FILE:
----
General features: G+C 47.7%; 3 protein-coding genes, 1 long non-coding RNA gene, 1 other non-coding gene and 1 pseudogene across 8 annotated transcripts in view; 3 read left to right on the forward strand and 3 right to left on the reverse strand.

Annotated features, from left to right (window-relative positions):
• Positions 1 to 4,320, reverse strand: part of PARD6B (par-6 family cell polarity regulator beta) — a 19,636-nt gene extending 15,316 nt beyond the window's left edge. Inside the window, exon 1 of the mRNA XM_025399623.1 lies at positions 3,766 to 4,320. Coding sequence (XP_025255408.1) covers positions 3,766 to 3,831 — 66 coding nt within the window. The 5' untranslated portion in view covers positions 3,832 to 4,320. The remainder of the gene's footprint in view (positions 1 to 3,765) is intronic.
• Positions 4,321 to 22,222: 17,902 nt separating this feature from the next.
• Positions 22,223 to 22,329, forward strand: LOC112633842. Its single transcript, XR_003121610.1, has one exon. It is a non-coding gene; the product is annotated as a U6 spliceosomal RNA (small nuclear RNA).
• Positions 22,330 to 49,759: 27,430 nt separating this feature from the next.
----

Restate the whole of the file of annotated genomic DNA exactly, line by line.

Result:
General features: G+C 47.7%; 3 protein-coding genes, 1 long non-coding RNA gene, 1 other non-coding gene and 1 pseudogene across 8 annotated transcripts in view; 3 read left to right on the forward strand and 3 right to left on the reverse strand.

Annotated features, from left to right (window-relative positions):
• Positions 1 to 4,320, reverse strand: part of PARD6B (par-6 family cell polarity regulator beta) — a 19,636-nt gene extending 15,316 nt beyond the window's left edge. Inside the window, exon 1 of the mRNA XM_025399623.1 lies at positions 3,766 to 4,320. Coding sequence (XP_025255408.1) covers positions 3,766 to 3,831 — 66 coding nt within the window. The 5' untranslated portion in view covers positions 3,832 to 4,320. The remainder of the gene's footprint in view (positions 1 to 3,765) is intronic.
• Positions 4,321 to 22,222: 17,902 nt separating this feature from the next.
• Positions 22,223 to 22,329, forward strand: LOC112633842. Its single transcript, XR_003121610.1, has one exon. It is a non-coding gene; the product is annotated as a U6 spliceosomal RNA (small nuclear RNA).
• Positions 22,330 to 49,759: 27,430 nt separating this feature from the next.